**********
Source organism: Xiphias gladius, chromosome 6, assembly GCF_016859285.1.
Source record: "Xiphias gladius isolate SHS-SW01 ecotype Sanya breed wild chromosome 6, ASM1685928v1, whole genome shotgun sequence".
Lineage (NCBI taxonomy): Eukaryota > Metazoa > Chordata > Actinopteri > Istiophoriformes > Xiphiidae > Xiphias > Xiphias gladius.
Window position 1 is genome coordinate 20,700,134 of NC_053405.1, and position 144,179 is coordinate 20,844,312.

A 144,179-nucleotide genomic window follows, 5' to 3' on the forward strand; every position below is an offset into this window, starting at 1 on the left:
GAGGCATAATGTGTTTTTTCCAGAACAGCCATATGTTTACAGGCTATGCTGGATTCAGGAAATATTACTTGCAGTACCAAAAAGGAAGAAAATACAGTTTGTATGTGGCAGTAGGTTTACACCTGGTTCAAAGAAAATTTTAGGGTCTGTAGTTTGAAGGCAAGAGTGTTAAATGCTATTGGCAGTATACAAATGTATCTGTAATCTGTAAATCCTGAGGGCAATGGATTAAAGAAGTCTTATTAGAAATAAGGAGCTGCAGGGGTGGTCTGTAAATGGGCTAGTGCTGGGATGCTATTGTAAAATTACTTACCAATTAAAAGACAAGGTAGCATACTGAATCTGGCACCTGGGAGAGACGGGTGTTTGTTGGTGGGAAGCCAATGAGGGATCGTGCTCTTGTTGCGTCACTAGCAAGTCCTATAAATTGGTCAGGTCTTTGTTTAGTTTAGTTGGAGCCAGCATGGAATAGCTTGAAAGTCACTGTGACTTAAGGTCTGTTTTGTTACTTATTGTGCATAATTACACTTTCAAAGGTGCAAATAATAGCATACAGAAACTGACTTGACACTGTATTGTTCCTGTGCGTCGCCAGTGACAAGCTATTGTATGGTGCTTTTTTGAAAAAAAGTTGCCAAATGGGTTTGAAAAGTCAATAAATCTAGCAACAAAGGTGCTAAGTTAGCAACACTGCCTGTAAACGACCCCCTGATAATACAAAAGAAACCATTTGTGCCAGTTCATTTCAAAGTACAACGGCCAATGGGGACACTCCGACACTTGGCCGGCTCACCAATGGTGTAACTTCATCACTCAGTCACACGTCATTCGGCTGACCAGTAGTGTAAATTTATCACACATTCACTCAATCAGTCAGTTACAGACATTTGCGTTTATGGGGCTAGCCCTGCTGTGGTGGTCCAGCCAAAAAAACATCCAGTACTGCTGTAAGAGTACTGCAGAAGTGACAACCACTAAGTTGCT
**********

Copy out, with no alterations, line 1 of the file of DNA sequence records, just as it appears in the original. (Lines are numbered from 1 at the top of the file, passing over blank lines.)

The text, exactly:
Source organism: Xiphias gladius, chromosome 6, assembly GCF_016859285.1.